Shimkus, who was elected to Congress in 1996, is a former Madison County treasurer. He sports a solidly pro-business Republican record in Congress. “I’m a conservative Republican. I’ll keep spreading that message to the new parts of the district,” he says.
In the 106th Congress, he and Phelps parted ways on a proposed Patients’ Bill of Rights, with Phelps voting “yes” and Shimkus voting “no.” But while the two former teachers also differed on a trade agreement with China, they agreed on such social issues as banning so-called “partial birth” abortion and requiring gun show background checks.
Shimkus acknowledges Phelps may have a leg up when it comes to support from organized labor, but he says he anticipates gaining some union backing simply because he will have access to Hastert — assuming Republicans remain in control of the House after the November election.
“I’ll never have a 100 percent rating from the AFL-CIO,” Shimkus says. “But I will get some labor support.”
In the 2000 presidential election, only 41 percent of voters in that new district supported Gore. Still, Phelps is counting on two things to swing votes his way. For one, his conservative ideology jibes better with voters in that region than that of the environmentally minded former vice president, who may not have engendered support in the economically ravaged coal mining industry that dominates the southern part of the state.
Phelps also is counting on getting support from southern Illinoisans angered that new district lines mean their representatives could live as far away as Urbana or Collinsville.
Johnson, for instance, talked of his desire to serve central Illinoisans when he was vying for the open 15th District seat in 2000. Now the attorney and former state representative will have to alter his campaign pitch to include the words “southern Illinois.”
Johnson, who prides himself on constituent services, took six months to open a district office in Bloomington — just 45 minutes from his Urbana office. If he wins, he’ll be faced with trying to find a way to connect with voters at least two hours away in Eldorado.
With Phelps facing off against Shimkus, however, Johnson is enjoying a rare free pass as a freshman lawmaker and has no known opponents as he heads toward a second two-year term.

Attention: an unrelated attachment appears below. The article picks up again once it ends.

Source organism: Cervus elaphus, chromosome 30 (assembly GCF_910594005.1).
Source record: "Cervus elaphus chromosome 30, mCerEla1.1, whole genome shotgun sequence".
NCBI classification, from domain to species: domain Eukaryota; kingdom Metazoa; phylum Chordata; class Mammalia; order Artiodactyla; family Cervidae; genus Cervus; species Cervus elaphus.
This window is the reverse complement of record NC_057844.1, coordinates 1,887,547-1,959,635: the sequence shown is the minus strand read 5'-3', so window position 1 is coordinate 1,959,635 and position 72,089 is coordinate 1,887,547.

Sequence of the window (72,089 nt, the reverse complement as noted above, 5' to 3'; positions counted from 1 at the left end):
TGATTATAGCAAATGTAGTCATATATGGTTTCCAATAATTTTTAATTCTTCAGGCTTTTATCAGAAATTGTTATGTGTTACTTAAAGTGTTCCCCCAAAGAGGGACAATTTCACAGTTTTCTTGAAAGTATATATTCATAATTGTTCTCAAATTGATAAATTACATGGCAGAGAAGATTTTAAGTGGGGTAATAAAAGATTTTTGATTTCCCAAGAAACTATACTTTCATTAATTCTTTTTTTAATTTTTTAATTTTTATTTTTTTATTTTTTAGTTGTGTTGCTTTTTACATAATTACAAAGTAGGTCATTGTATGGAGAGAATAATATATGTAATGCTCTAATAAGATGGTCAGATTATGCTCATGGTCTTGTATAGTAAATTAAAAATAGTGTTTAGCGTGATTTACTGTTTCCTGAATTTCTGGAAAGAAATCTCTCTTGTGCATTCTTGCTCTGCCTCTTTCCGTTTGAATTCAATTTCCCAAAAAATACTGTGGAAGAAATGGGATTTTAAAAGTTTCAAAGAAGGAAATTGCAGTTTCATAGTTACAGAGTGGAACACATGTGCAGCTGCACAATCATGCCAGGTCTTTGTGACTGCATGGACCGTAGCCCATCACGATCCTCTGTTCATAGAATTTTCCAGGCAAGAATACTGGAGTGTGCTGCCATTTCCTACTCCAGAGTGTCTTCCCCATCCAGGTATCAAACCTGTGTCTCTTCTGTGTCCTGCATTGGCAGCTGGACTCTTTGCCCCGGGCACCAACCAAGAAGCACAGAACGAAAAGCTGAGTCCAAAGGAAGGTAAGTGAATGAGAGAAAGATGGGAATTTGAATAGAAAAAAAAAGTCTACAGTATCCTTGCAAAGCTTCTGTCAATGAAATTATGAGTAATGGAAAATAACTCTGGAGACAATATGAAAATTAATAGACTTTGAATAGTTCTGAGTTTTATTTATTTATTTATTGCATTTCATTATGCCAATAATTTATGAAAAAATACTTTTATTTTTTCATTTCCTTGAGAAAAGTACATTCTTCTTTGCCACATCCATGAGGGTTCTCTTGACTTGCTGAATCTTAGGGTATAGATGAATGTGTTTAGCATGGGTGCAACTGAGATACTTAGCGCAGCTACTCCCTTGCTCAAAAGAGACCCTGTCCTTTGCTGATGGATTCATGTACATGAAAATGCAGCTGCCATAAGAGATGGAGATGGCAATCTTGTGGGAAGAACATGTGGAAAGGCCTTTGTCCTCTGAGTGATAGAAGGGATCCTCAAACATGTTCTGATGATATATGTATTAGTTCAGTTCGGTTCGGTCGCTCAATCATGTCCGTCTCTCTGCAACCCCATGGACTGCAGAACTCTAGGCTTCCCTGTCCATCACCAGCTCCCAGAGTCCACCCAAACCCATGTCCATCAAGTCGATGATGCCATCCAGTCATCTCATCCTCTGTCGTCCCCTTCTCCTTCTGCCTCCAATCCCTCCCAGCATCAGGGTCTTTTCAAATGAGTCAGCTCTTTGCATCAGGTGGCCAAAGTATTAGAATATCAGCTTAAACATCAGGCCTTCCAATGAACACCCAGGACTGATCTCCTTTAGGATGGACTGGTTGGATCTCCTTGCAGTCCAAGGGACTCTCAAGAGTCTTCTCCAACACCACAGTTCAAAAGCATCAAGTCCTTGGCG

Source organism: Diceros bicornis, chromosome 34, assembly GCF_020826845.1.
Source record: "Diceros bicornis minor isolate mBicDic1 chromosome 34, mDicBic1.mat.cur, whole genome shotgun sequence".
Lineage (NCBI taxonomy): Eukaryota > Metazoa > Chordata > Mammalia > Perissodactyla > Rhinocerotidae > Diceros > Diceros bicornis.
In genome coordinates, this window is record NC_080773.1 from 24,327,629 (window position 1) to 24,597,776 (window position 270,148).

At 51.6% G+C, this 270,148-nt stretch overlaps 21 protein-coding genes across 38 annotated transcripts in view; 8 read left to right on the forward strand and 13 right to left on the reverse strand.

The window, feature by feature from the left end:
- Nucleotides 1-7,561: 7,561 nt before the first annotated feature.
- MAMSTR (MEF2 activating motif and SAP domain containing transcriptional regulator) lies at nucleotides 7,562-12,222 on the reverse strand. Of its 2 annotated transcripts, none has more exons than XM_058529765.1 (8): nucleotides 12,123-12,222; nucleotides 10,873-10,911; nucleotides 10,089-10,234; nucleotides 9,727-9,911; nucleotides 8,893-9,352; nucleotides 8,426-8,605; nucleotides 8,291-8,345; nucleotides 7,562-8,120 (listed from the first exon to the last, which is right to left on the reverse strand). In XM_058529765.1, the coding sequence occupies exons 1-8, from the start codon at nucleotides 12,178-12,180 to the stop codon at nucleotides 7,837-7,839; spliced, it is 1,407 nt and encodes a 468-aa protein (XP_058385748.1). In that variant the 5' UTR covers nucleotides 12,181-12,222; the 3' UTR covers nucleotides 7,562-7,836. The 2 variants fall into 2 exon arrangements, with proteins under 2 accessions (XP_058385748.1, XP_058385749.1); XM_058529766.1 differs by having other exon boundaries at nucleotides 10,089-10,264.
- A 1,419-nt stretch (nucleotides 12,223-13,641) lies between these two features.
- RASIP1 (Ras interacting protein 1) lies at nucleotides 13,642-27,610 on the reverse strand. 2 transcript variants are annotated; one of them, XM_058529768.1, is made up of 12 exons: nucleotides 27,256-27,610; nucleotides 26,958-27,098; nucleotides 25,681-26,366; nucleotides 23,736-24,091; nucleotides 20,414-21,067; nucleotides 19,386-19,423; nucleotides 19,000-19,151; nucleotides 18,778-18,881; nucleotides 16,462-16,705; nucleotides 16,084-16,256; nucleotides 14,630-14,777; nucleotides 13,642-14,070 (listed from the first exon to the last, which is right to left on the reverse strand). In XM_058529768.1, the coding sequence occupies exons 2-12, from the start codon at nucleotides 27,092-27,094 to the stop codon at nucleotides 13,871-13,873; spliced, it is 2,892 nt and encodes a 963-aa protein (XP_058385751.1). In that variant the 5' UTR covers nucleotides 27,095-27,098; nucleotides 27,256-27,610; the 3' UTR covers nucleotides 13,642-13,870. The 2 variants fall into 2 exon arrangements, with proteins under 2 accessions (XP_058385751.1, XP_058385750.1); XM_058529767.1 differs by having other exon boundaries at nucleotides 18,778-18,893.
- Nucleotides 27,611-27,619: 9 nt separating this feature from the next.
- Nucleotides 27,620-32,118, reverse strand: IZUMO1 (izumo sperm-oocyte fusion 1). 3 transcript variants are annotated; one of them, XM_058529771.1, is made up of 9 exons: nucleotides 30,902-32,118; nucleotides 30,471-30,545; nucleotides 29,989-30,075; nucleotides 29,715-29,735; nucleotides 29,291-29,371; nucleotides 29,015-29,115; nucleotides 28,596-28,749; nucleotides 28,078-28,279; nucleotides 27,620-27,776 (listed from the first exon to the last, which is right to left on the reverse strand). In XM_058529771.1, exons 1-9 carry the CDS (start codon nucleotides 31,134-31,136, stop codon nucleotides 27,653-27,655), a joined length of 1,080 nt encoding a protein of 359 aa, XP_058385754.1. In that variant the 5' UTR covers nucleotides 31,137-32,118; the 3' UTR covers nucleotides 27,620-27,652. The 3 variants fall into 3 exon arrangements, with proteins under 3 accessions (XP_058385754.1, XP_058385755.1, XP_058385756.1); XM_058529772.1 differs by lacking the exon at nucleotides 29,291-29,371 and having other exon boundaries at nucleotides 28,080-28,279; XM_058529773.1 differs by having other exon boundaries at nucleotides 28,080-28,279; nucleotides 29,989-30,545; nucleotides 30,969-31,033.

The race in the 19th isn’t the only one to watch as Illinois’ long election season begins to heat up. There’s a marquee primary match-up in Chicago’s staunchly Democratic 5th District, where an open-seat battle is brewing between two well-funded and well-known Democratic candidates.
Incumbent Rep. Blagojevich opted for the governor’s race. And former President Bill Clinton’s aide, Rahm Emanuel, is expected to tap Mayor Richard Daley’s political power base in an effort to win that seat. But Emanuel faces a stiff contest with former state Rep. Nancy Kaszak, who lost a prim-ary bid to Blagojevich when the two ran for the congressional seat in 1996. Among the six other Democrats who filed is Peter Dagher, also a former, though less- visible, aide to Clinton.
The winner of the Democratic primary in the 5th — home turf of legendary former House Ways and Means Committee Chairman Dan Rostenkowski — is regarded as a shoo-in for victory in November.
Emanuel, who was a senior adviser to Clinton, and Kaszak have already tapped powerful pipelines of campaign cash.
Emanuel, who quit the White House in 1998 to return to Chicago as an investment banker, was finance director for Daley’s 1989 mayoral campaign. He also was former U.S. Sen. Paul Simon’s deputy finance director when the Illinois Democrat made his first bid for the Senate in 1984.
Emanuel’s political and fundraising connections may be top-notch, but Kaszak argues she is more connected to the district’s large Polish community through local activism and her role as a state lawmaker from 1993 to 1996. “I’ve lived in the district for 25 years.
I have roots in this community,” she says, emphasizing that she thinks Emanuel merely “parachuted” into the district to take over Blagojevich’s seat in Washington, D.C.
This district, which extends from the lakefront to O’Hare airport, encompasses the Lakeview neighborhood, which Kaszak represented in the Illinois House. She has backing from EMILY’s List, an organization dedicated to helping fund pro-choice women candidates.
But while Kaszak may be best remembered for her neighborhood activism in trying to limit night baseball games at Wrigley Field, Emanuel helped shepherd the North American Free Trade Agreement through Congress. The issues in the district mirror those in other districts across the nation: prescription drug costs, health care costs and job security.